Export vertex colours?


I have a problem getting vertex colours to export in any format. I especially want to export using Collada .dae, but when it is opened in another editor (or even back into Blender) there is no Vertex colour information!!???

Is there some step I need to carry out before export?

Using blender versions 2.61

PS I’m asailmaker in UK and am trying to use this in order to use CFD to study sail design



this is just to Bump?

Seriously, it doesnt seem to work for me no matter what I try, hasd anyone any idea how to export obj or dae vertex colours?

Thanks, A

.obj format doesn’t support vertex colour full stop.

.dae should, I believe, support vertex colour but Collada support in Blender is poor to say the least.

What’s your target application? i.e. what formats does it support?


I know this doesn’t preserve the compactness of the VCol data, but as a fallback plan remember that you can easily Bake the colors to an image in Texture bake mode. Then it is only a matter of exporting the image and UV layout.


Hi All,

Thanks for the reply,

I’m trying to export to Sketchup. I have some tubes (these are wind streamlines that are coloured by velocity). They show up and render just fine in Blender, but cannot get it to export to Sketchup with the coloured Vertex’s.

However, if I open the original file (X3d) in Meshlab, export .obj and re import into meshlab, it contains the coloured vertex’s correctly. However, if I import that same Obj into Blender, it does not see the colours.

The main point is I would like to export the vertex colours to a format that can be opened in Sketchup.

Thanks again in advance,



Being a 2nd stage newbie, I have not done any UV mapping and I think the prospect of unwrapping (that was if I knew how to do it) several tubes and mapping it could be tricky. But I have no idea what Im talking about, so this could be wrong.


How do you map the painted vertex’s?

Cheers, A

Ahhhh… well you can stop right there. Sketchup doesn’t support Vertex Colours. You’ll have to bake a texture.


Hmm, thanks for saving me some headbanging time.

OK, how or is it possible to Bake textures as the image above?

Cheers, A

Hmm, that’s what i thought. I did take a look at the UV bake thing, but thought it would be impossible to unwrap all of those lines/tubes. a f=ing nightmare in fact.

Oh well, lets just hope they fix the dae export to start exporting vertex colours like it should.

However, as you say, there is no point anyway, because sketchup ignores it anyway.


Thanks for your help


Unwrapping those won’t be too hard. You’ll have to shop around through the Unwrap methods to find one that gives you a non-overlapping and fairly non-stretched result, but once you get to that point you can bake - it is not like you truly have to get the UV Map organized.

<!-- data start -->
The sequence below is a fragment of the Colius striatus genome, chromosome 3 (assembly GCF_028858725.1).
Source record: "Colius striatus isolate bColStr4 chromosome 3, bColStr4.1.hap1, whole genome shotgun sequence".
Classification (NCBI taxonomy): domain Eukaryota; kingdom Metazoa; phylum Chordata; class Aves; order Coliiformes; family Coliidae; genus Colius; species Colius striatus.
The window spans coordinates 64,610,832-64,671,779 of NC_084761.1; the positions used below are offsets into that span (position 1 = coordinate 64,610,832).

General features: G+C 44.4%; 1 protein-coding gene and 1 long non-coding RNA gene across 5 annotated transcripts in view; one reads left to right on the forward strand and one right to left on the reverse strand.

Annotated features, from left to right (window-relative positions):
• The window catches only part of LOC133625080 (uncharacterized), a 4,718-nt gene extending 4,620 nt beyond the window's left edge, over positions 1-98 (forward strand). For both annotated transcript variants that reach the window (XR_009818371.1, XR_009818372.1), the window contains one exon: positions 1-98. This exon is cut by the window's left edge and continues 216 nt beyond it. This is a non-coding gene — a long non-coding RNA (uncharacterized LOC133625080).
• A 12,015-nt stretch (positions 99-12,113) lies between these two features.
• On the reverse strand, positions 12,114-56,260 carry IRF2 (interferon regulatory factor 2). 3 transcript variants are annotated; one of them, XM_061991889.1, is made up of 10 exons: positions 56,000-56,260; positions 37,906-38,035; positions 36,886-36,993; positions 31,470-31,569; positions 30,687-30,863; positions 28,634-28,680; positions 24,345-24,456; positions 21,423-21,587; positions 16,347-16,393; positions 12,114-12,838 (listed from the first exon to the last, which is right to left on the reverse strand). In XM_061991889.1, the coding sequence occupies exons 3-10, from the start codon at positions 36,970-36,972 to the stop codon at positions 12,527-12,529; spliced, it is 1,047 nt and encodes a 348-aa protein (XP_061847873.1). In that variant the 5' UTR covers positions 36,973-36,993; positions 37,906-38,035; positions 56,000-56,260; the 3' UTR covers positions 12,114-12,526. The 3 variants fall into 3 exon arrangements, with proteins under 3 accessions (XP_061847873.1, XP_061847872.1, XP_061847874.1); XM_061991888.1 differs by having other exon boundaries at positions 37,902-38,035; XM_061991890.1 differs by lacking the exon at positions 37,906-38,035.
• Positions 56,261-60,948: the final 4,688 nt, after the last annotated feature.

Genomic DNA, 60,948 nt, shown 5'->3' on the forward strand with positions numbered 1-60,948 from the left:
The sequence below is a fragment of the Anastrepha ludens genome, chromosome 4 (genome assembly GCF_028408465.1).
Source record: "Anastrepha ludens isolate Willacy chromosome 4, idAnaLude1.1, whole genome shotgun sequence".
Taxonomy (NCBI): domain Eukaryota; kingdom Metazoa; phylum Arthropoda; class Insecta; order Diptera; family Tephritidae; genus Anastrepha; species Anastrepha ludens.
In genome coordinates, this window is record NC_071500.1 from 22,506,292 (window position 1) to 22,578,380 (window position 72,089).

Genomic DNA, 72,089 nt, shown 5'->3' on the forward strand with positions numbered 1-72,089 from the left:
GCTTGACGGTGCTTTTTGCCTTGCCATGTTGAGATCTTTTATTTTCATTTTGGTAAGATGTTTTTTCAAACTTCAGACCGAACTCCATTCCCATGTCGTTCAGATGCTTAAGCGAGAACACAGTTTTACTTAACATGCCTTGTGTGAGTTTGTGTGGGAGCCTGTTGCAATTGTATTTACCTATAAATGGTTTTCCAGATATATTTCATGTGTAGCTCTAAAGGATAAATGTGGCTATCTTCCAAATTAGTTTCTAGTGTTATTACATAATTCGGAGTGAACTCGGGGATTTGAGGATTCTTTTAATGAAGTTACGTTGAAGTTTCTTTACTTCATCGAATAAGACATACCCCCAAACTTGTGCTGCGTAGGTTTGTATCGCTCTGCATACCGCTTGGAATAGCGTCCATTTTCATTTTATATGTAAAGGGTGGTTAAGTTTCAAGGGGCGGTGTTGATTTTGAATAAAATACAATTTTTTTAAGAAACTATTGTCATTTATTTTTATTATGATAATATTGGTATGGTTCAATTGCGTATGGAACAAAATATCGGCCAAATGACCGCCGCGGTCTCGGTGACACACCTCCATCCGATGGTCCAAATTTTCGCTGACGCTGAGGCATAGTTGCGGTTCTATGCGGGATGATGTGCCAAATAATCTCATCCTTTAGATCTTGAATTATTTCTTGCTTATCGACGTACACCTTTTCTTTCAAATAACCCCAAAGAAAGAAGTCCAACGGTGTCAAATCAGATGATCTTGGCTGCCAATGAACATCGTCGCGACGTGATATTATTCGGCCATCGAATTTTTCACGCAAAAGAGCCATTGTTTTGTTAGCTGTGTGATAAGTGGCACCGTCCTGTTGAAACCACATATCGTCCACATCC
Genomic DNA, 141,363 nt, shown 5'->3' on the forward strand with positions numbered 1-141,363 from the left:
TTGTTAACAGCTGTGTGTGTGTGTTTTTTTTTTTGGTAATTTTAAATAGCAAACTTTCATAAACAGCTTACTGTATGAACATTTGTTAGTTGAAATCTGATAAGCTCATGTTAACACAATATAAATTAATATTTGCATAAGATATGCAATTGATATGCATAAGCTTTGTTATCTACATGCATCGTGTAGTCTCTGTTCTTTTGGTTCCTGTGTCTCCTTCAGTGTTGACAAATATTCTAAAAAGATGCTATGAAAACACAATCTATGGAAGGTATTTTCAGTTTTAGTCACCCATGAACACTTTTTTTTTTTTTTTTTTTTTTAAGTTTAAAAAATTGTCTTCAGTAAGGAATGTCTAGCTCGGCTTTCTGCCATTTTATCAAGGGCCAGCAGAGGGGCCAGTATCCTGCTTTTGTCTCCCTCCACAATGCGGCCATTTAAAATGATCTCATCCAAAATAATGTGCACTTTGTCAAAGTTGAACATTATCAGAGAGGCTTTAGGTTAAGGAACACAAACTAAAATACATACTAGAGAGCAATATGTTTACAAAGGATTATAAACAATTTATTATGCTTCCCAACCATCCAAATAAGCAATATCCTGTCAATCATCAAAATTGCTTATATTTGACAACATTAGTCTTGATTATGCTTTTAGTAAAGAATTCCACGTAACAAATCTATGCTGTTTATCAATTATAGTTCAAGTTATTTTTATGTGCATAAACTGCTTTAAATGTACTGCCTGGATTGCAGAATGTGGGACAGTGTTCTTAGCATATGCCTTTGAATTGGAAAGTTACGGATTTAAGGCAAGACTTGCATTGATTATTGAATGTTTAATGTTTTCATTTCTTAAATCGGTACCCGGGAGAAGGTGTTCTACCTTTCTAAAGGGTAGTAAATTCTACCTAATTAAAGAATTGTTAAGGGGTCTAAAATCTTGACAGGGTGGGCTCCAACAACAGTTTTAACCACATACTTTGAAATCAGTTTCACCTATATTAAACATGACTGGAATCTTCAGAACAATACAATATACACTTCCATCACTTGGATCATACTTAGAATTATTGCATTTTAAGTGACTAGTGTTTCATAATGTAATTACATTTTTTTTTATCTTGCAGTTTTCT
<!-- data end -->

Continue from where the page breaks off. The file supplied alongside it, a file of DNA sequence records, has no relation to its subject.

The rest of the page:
I know you probably don’t want to redo work, but I have a different approach for the whole thing I would like to throw out there in case the you end up needing a fallback plan. As it is, with the bake, you are going to have quite a bit of redundant data, and quite a bit of data, in the texture. You’ll have two tubes gradating from green to yellow in an almost identical way, but each will require its own pixels. What if you did this instead?

  • Create a single image gradient that has the major colors in the corners and blends amongst them. Actually, I wouldn’t create this - I am sure you could get something from a Google Image Search - or even a screenshot from an existing color pickers.
  • Make one tube, give it the classic tube seams (around the end circles plus one going lengthwise)
  • Unwrap (probably using u,u then changing the tool option from Angle-Based to Conformal so that it comes out straight.) My thinking is that you’ll want the lengthwise quads to be rather skinny so the difference in colors around the circumference is minimal. In fact I would take the very left verts and bring them backwards to the same positions as the right ones (again, to prevent a color difference at the lengthwise seam)
  • Adjust the location, rotation, and scale of this UV island. If your 3D Viewport is in Textured shading mode (Alt+z) you’ll see the result as you work.
  • Now duplicate the tube, and reposition it a bit in both the x,y,z space and the u,v space. Each tube should occupy similar, but slightly different, positions.
    Here it will probably help to put the UV/Image Editor into Island Select Mode so you can quickly adjust an entire tube with one selection click.

When you are done you will have all the complexity tucked away in the UV Map, and the gradients will be high-res even though the texture is not. I think my description may sound involved, but unless you run into problems somewhere I think you could recreate the entire spaghetti bowl in an hour or two.


Wow, Im lost !

The main problem with the second idea is that the tubes are actual data, ie they represent calculated velocity of airflow, so they cannot be generic. But I will have a play with unwrapping. I have no idea how to do this, and when I have tried Blender has crashed due to the complexity of all those tubes I guess.

But thanks all for the input!

Cheers, A